Peter Seitz (CSEM) opened with his invited talk on “Single Photon Imaging”. He started with giving us a definition of single photon detection. Looks very straight forward, but apparently it is not because together with the detection of incoming photons,
- you may miss some of them and/or,
- you think you detect a photon but in reality the electron detected may be generated through dark current.
Next he gave a very nice overview of several techniques that can be used for single photon detection, including good old vacuum tubes, hybrid solutions with vacuum and solid-state state, and finally all kind of solid-state devices. All these techniques look pretty familiar, but if you see them all gathered on one sheet you are surprised to see how much work has been done in this field, but apparently (and for us fortunately) the holy grail has not yet been found.
Another very informative part of the talk was the link between dark current and light sensitivity. To detect light a certain bandgap for our semiconducting material is needed, to make the sensors more sensitive to longer wavelengths a smaller bandgap is a necessity, and the latter will also increase the dark current. Something we probably all know, but it was the first time to have this seen in a graph of dark current versus bandgap energy (ideal curve together with published data).
At the end of the talk it was all clear that there does not exist a single solution for single photon detection in all applications. The talk concluded with a flow chart for the selection of the appropriate photosensor technology with single-photon resolution, depending on parameters and specification of the application.
Then it was SPAD-time ! Several papers showed new device structures and new technologies to overcome the classical drawbacks of SPADs, being for instance their limited quantum efficiency (pretty low in the red part of the spectrum) and their limited fill factor (due to guards and circuits in every pixel). It is clear that SPADs are rapidly improving as well as expanding their application field. On the other hand, all papers presented came from European academics (one with ST’s support). So when will the big imaging companies jump on the SPADs ?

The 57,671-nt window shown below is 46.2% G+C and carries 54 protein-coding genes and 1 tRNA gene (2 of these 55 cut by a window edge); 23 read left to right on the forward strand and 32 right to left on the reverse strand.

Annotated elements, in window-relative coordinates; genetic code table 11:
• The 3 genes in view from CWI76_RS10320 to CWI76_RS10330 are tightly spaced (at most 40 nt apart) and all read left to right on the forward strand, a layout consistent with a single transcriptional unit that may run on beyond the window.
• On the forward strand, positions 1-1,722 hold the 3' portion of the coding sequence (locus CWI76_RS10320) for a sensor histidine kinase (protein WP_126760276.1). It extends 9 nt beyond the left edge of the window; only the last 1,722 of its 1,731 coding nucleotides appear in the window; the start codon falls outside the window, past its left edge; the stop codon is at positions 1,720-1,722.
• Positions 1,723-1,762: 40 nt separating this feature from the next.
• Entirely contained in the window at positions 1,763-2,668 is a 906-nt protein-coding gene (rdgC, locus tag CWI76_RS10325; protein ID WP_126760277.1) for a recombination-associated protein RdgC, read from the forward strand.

After the SPAD the real big guys showed up : sensors of multiple cm2 instead of mm2. A few examples of silicon tiles (these can no longer be called dies), all CMOS, are :
- 20.2 x 20.5 mm2, 300 mm wafer-sized, monochrome,
- 23 x 25.9 cm2, 4 sensors butted with very small butting gaps, RGB,
- 61 mm x 63 mm, for electron detection.
All these huge sensors are making use of stitching technology to make silicon devices that are much larger than the stepper’s reticle size. Stitching seems to be common practice these days and even available at the CMOS foundries. Apparently everyone is already that familiar with stitching that no one is any longer referring to the original work in the field of stitching for imagers …
The technical part of the day ended with two interesting papers on medical topics :
- a first attempt to do colour imaging for X-rays (energy detection), and
- single grain TFTs and photodiodes intended for large area X-ray detectors.
During the workshop banquet three important announcement were made :
- the best poster award was won by Mikio Ihama and co-workers from FujiFilm for the poster : “CMOS Image Sensor with an Overlaid Organic Photoelectric Conversion Layer : Optical Advantages of Capturing Slanting Rays of Light”.
- a newly established Exceptional Service Award was presented to Vladimir Koifmann for the creation and the editorship of the Image Sensors World blog,
- the Walter Kosonocky Award for best paper published in 2009 and 2010 was handed out to Hayato Wakabayashi and his co-authors from Sony Corporation for the paper entitled : “A ½.3 inch 10.3 Mpixel 50 frames/s Back-Illuminated CMOS Image Sensor”. This work was presented at the 2010 IEEE Internatinal Solid-State Circuits Conference.
Many congratulations to the winners of the three awards. Hopefully our community keeps up the excellent work and will be able to publish their results obtained.
Tomorrow more news.
Albert, June 12th, 2011